A controversial photo of female African-American cadets at West Point raising their fists in what appears to be a “black power” salute has prompted an investigation by school officials, as it may have violated the military’s policy against political expression.
“The photo gained national attention last week when a blogger popular among some in the military wrote about it after multiple cadets sent in the photo, according to the blog’s author. In posts on his blog and on his Facebook account, John Burk called the image a ‘completely unprofessional’ reference to the Black Lives Matter movement,” CNN reports. “The Facebook post drew hundreds of comments and was shared more than 1,400 times,”
More specifically, Burk contended in his blog post that “This overt display of the black lives matter movement is not, in itself wrong, but to do so while in uniform is completely unprofessional and not in keeping with what the USMA stands for, and as well as violating the DOD directive 1344.10.”
“West Point, the prestigious military academy that carries itself with honor and pride for the incredible leaders that have been produced from the rigorous academic undertaking of its cadets, yet what happens when those same cadets identify with a group that has been known for inflicting violent protest throughout various parts of the United States, calling for the deaths of police officers, and even going so far as to call for the deaths of white Americans,” Burk wrote.
The photo has generated both criticism and support, as CNN finds that “scores of alumni have lined up in support of the young women, who have not spoken publicly about the photo or been identified by West Point.”
“They weren’t doing it to be aligned with any particular movement or any particular party. It was, ‘We did it and we did it together,'” said West Point graduate Mary Tobin, who is described a a “mentor to some of the women in the photo.”
The CNN report notes that the cadets took several other, more traditional graduation photos, in addition to the one where they pose with their fists raised. For example:
— Sue Fulton (@suefulton) April 27, 2016
Sue Fulton, who tweeted the photo above, is a West Point graduate who currently chairs the U.S. Military Academy’s Board of Visitors. She told the Army Times that she would not have pushed the raised-fist photo onto social media.
“I would not have re-Tweeted the raised-fist photo because I am well aware that our culture views a black fist very differently from a white fist,” said Fulton. “I knew it was their expression of pride and unity, but I am old enough to know that it would be interpreted negatively by many white observers. Unfortunately, in their youth and exuberance, it appears they didn’t stop to think that it might have any political context, or any meaning other than their own feeling of triumph.”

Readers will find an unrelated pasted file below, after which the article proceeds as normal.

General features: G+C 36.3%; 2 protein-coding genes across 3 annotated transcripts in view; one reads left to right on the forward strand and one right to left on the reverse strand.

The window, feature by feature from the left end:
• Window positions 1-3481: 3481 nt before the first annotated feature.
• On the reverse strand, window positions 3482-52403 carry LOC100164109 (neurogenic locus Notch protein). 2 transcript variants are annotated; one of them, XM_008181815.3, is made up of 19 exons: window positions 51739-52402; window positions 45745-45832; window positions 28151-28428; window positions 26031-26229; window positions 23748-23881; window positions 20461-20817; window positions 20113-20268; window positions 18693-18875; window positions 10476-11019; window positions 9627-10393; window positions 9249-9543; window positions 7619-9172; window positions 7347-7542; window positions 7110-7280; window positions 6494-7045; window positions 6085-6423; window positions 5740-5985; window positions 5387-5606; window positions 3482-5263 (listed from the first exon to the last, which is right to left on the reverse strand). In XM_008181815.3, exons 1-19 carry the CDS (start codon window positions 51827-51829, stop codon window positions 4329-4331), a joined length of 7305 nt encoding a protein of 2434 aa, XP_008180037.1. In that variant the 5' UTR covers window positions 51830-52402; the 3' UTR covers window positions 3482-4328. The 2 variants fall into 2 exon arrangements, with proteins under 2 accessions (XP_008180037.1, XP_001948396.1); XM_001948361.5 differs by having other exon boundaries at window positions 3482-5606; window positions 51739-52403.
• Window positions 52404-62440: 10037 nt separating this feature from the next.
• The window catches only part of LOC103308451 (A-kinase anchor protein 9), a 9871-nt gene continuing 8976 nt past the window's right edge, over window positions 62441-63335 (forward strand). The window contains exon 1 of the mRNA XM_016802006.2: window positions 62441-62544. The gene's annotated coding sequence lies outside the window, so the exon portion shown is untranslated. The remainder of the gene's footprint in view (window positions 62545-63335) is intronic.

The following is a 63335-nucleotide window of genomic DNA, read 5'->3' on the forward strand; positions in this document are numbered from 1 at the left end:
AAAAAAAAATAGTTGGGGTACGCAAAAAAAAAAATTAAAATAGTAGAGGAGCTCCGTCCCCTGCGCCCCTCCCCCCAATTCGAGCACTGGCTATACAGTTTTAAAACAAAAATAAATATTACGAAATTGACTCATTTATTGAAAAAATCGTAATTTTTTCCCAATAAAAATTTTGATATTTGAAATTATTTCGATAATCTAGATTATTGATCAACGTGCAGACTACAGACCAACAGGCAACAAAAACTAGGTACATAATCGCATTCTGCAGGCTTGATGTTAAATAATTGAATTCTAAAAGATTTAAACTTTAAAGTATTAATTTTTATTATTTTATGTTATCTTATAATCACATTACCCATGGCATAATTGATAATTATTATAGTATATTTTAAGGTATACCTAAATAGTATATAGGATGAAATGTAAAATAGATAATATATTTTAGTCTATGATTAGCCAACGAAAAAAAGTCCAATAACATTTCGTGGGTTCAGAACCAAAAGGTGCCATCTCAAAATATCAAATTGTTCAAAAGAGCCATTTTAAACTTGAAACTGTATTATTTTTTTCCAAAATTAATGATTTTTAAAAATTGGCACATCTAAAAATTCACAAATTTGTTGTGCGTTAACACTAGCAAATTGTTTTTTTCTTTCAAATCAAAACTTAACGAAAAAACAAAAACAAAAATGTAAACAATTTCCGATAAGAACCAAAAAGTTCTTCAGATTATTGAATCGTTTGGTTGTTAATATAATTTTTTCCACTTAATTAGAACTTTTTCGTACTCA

Fulton, who knows some of the young women personally and said there was no doubt they loved West Point and the Army, added that she did not object to West Point officials opening an inquiry into the photo.
This is the controversial photo, in which the cadets have their fists raised:
The fists-raised picture is still a matter of concern to West Point, which opened an inquiry on April 28. CNN summarizes the relevant policies, which Burk itemized in his blog post:
According to Army Command Policy, soldiers — including cadets at the academy — may “register, vote, and express their personal opinion on political candidates and issues, but not as a representative of the Army.”
Further guidelines prohibit soldiers from joining groups, deemed extremist, that “promote or threaten the unlawful use of force or violence.”
“Enforcement of this policy… is vitally important to unit cohesion and morale, and is essential to the Army’s ability to accomplish its mission,” the policy reads.
According to Burk, the cadets in the photo have been “making their voices heard more and more” on the anonymous Yik Yak app, and other cadets are afraid to speak up against them in public, “due to them being accused of being racist and risk being expelled from the academy from hurting someone’s feelings.”
While the cadets themselves have not yet been identified or quoted on the record about the intent of the photo, some of their defenders argue that they did not understand the historical significance of the raised-fist pose. That would not speak very well of the historical curriculum at West Point.
It is also difficult to believe from a pop-culture standpoint, since as CNN notes, pop singer Beyoncé caused quite a stir by flashing the Black Lives Matter salute at the last Super Bowl half-time show. The argument that none of the young women in the photo, nor the people who took the picture, understood the cultural context of the raised-fist salute is hard to make.
“Black female cadets are rare at West Point, where about 70% of students are white and about 80% are men, although the percentage of women has been growing in recent starting classes,” the Guardian added.
Military law expert Greg Grainer told the Army Times that arguments about the intention behind the photo may not matter, because under military justice and disciplinary standards, “Sometimes the actions themselves are enough to bring discredit.”
However, he also thought West Point leadership may consider whether they want to “create a problem for these young female officers that they’re going to have for the rest of their careers” before rendering a judgment.